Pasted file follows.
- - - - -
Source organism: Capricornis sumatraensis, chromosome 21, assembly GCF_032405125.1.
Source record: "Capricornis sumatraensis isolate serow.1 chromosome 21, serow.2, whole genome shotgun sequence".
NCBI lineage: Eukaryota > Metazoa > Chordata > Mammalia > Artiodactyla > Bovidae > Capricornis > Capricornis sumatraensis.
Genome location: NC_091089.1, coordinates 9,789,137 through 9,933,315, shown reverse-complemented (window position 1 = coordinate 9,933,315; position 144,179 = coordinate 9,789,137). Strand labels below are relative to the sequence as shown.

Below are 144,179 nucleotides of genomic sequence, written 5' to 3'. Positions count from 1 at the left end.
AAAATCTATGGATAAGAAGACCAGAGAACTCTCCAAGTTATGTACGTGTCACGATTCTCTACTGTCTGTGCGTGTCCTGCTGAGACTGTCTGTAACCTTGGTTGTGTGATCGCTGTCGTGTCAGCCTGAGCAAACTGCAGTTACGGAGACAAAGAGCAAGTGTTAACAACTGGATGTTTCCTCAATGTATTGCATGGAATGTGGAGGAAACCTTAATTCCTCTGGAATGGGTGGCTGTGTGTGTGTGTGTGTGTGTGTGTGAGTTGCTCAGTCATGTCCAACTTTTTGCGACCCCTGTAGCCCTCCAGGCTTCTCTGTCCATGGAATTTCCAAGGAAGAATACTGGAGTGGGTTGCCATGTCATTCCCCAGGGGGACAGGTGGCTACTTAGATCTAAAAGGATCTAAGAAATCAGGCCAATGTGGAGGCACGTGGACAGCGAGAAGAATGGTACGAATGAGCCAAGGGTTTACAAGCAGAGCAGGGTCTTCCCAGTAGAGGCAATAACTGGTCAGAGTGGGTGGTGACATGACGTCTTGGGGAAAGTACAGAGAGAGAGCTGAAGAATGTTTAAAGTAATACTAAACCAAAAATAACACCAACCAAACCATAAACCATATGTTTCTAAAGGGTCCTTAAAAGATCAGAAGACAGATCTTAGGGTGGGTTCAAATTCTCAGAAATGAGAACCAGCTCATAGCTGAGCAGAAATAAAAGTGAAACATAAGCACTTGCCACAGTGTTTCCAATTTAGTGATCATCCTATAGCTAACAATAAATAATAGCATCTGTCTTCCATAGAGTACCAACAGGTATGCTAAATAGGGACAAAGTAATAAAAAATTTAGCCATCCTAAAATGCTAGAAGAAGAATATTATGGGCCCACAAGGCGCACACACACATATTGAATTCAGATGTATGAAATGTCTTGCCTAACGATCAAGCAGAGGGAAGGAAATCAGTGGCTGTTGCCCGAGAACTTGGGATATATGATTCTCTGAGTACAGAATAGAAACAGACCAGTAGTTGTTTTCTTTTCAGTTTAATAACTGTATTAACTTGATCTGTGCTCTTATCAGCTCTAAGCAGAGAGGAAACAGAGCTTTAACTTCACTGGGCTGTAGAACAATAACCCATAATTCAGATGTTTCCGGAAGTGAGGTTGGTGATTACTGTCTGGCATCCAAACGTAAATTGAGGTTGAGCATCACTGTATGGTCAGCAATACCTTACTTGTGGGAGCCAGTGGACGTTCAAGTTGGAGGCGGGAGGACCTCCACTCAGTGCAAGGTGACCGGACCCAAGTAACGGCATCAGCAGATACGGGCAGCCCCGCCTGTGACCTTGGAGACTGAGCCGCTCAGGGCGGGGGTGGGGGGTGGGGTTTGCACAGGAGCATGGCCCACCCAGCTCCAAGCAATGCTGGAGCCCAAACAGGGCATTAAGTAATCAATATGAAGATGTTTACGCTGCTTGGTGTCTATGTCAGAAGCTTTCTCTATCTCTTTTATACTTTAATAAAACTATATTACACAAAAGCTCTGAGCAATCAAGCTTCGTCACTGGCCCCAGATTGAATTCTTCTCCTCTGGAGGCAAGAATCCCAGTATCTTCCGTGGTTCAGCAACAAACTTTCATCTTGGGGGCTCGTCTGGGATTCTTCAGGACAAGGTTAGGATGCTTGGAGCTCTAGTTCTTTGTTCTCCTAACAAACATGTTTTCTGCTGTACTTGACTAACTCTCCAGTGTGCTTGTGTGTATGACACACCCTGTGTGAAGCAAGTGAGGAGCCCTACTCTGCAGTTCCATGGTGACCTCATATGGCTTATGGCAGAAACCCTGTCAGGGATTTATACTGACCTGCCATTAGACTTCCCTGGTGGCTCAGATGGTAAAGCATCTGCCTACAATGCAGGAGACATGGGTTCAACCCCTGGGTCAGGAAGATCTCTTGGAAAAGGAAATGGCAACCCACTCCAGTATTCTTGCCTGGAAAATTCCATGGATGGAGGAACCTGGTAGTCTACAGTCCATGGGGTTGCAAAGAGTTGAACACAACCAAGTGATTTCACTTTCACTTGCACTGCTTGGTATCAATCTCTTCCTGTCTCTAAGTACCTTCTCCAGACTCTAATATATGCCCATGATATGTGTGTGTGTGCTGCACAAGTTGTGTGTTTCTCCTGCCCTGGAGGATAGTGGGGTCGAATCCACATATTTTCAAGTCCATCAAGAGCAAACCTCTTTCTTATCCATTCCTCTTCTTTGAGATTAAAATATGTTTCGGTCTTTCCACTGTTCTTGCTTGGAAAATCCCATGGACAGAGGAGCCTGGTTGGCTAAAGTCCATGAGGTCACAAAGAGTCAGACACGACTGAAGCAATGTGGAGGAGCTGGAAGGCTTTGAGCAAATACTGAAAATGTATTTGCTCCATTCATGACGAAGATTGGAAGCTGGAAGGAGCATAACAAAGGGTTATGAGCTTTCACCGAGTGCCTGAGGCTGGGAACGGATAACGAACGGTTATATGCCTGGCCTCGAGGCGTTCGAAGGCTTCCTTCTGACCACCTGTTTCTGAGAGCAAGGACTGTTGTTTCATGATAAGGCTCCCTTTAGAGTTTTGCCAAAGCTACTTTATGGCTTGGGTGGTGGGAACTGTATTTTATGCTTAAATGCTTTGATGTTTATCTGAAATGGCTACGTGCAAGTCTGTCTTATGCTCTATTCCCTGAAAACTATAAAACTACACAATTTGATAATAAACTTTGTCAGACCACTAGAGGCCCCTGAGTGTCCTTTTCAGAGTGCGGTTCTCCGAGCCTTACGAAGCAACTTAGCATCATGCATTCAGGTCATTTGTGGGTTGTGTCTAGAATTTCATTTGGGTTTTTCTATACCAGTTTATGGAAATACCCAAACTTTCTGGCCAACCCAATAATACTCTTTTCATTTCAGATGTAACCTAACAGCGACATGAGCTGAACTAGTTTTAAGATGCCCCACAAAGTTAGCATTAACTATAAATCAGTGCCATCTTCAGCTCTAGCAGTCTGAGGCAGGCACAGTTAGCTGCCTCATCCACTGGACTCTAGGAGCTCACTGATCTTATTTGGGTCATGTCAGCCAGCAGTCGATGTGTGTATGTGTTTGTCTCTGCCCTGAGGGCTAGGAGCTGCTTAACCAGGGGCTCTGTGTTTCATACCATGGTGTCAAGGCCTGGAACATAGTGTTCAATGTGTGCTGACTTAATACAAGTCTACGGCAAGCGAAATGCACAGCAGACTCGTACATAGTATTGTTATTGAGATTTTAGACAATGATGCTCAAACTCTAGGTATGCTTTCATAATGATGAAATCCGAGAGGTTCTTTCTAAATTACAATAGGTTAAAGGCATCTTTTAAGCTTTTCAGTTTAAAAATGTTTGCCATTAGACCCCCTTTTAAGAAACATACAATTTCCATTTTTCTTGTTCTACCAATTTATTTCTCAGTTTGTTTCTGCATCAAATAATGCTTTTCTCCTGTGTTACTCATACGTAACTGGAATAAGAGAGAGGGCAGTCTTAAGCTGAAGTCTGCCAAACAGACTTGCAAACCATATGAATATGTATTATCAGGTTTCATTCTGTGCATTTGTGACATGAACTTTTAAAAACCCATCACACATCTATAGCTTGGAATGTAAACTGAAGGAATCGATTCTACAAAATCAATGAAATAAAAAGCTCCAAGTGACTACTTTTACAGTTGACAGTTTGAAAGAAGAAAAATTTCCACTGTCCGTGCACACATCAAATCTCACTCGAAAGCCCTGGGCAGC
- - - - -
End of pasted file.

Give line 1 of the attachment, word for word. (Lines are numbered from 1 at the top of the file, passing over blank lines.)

Source organism: Capricornis sumatraensis, chromosome 21, assembly GCF_032405125.1.